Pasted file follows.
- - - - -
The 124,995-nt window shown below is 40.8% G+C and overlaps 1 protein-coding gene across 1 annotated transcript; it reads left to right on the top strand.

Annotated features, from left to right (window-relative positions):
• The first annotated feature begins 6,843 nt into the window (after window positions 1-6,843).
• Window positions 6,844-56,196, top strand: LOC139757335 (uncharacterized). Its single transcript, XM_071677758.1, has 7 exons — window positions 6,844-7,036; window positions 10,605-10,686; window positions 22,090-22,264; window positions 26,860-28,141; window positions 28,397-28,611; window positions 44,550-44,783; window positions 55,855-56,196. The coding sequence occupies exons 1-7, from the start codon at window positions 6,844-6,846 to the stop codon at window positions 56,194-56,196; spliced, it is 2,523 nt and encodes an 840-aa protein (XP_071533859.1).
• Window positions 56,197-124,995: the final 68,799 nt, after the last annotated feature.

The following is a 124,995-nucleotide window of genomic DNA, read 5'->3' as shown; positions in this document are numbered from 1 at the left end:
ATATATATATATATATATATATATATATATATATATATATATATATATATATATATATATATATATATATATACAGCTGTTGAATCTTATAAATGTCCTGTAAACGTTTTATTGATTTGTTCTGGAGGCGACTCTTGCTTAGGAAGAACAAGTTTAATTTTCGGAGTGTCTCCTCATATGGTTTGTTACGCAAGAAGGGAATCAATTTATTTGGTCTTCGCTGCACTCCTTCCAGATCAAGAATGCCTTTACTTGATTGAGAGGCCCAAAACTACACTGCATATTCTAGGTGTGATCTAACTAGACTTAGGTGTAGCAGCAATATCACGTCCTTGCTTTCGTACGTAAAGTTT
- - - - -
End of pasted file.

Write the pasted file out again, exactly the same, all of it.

The 124,995-nt window shown below is 40.8% G+C and overlaps 1 protein-coding gene across 1 annotated transcript; it reads left to right on the top strand.

Annotated features, from left to right (window-relative positions):
• The first annotated feature begins 6,843 nt into the window (after window positions 1-6,843).
• Window positions 6,844-56,196, top strand: LOC139757335 (uncharacterized). Its single transcript, XM_071677758.1, has 7 exons — window positions 6,844-7,036; window positions 10,605-10,686; window positions 22,090-22,264; window positions 26,860-28,141; window positions 28,397-28,611; window positions 44,550-44,783; window positions 55,855-56,196. The coding sequence occupies exons 1-7, from the start codon at window positions 6,844-6,846 to the stop codon at window positions 56,194-56,196; spliced, it is 2,523 nt and encodes an 840-aa protein (XP_071533859.1).
• Window positions 56,197-124,995: the final 68,799 nt, after the last annotated feature.

The following is a 124,995-nucleotide window of genomic DNA, read 5'->3' as shown; positions in this document are numbered from 1 at the left end:
ATATATATATATATATATATATATATATATATATATATATATATATATATATATATATATATATATATATATACAGCTGTTGAATCTTATAAATGTCCTGTAAACGTTTTATTGATTTGTTCTGGAGGCGACTCTTGCTTAGGAAGAACAAGTTTAATTTTCGGAGTGTCTCCTCATATGGTTTGTTACGCAAGAAGGGAATCAATTTATTTGGTCTTCGCTGCACTCCTTCCAGATCAAGAATGCCTTTACTTGATTGAGAGGCCCAAAACTACACTGCATATTCTAGGTGTGATCTAACTAGACTTAGGTGTAGCAGCAATATCACGTCCTTGCTTTCGTACGTAAAGTTT